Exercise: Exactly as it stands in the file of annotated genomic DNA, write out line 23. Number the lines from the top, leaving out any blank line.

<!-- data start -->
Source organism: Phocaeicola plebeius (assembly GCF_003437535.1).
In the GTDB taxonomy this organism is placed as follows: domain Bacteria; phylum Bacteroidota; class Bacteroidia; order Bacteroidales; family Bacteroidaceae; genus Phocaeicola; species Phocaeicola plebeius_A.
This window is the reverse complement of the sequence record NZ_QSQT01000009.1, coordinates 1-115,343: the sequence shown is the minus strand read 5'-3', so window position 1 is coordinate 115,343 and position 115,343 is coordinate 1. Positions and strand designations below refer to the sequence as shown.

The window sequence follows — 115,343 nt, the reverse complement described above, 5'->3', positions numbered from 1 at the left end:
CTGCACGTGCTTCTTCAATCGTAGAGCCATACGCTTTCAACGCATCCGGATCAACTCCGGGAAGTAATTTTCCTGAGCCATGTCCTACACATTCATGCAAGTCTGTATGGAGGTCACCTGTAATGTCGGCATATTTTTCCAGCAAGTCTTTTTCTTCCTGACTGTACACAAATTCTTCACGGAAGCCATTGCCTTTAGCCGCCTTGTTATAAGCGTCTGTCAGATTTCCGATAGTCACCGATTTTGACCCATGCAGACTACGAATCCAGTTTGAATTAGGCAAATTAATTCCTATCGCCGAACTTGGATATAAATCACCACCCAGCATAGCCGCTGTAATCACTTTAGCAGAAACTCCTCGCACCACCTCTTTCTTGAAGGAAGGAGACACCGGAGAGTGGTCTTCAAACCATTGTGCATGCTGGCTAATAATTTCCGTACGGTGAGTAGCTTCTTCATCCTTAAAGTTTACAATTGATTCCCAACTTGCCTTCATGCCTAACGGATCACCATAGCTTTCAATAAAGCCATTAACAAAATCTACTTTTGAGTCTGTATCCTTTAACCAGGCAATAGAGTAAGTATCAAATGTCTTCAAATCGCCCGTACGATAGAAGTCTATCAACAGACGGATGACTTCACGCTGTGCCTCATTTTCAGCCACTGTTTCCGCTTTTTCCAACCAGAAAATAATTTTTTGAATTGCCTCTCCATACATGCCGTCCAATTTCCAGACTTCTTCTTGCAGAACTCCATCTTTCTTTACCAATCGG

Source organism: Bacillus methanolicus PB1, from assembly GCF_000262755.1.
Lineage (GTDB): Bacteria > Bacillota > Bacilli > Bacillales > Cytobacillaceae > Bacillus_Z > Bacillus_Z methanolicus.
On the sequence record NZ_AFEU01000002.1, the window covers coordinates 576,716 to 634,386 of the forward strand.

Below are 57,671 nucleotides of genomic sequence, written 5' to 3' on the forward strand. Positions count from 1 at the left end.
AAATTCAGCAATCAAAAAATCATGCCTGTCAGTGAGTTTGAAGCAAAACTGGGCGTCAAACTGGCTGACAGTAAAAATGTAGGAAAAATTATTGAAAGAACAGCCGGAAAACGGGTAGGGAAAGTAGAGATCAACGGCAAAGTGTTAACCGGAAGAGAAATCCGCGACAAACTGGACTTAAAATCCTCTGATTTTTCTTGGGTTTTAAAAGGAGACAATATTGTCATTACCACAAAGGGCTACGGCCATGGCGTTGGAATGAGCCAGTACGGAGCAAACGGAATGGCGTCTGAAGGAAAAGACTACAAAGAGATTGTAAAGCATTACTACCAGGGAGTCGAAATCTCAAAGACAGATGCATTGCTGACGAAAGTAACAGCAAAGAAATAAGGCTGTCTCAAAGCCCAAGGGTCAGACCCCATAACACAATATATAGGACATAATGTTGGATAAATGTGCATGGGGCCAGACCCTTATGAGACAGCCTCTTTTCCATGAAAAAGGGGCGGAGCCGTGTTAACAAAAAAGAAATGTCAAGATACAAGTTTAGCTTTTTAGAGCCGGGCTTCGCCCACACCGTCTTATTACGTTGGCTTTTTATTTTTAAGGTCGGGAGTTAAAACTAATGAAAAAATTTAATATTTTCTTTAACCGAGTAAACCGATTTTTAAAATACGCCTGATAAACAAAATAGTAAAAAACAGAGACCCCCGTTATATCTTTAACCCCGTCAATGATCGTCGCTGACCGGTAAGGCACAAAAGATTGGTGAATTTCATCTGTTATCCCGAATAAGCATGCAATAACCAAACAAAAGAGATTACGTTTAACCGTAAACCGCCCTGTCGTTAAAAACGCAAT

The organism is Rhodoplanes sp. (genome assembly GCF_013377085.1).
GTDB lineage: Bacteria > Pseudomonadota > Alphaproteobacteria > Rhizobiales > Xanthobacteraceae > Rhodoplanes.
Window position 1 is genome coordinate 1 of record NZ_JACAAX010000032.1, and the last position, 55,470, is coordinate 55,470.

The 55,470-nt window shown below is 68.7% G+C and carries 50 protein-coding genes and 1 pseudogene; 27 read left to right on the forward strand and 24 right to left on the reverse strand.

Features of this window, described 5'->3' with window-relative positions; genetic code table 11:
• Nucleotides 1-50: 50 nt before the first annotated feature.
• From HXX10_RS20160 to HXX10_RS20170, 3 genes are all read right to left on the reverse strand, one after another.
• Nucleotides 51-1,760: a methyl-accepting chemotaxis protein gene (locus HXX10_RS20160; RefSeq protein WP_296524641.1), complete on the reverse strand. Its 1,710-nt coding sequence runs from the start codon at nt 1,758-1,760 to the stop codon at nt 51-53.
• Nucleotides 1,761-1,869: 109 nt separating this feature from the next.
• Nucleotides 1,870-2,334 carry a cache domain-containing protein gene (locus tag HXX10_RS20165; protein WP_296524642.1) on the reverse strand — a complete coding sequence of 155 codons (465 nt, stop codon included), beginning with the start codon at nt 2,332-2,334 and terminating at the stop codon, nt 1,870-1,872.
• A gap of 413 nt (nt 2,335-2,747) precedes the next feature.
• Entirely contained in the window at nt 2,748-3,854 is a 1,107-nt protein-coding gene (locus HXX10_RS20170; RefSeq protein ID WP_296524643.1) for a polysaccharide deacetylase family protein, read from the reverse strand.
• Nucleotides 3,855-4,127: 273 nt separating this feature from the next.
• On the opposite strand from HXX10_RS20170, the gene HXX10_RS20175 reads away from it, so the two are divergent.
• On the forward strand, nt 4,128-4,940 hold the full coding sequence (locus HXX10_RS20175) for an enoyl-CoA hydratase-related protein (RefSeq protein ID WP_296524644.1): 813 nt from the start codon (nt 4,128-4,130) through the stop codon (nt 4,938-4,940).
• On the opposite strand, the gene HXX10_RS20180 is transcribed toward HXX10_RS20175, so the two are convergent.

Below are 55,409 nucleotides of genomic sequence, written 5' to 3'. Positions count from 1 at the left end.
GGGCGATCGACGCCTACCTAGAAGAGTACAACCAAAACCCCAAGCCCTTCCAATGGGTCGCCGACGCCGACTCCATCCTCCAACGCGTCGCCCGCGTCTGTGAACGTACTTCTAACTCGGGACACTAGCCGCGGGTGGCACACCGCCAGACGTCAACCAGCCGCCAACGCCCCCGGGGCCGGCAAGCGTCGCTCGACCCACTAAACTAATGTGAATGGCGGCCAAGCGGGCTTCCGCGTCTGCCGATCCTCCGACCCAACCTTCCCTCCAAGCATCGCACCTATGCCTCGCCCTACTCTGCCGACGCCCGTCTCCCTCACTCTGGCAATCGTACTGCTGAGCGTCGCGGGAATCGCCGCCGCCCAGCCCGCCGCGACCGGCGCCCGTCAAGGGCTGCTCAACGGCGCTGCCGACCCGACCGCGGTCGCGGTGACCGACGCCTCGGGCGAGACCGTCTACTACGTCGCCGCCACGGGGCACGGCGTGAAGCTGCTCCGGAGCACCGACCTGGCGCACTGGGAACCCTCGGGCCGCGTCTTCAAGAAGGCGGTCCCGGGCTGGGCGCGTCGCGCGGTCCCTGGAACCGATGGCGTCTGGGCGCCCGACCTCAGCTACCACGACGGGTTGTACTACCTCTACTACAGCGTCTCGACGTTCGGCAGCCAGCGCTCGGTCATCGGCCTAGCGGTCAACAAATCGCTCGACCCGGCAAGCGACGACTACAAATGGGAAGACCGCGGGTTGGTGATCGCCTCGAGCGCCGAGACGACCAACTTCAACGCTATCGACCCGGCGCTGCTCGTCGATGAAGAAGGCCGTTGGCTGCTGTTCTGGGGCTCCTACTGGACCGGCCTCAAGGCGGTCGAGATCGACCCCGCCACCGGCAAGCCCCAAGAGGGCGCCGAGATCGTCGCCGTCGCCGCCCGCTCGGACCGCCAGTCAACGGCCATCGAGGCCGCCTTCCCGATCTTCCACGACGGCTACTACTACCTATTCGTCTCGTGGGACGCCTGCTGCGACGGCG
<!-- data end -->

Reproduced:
• Nucleotides 3,855-4,127: 273 nt separating this feature from the next.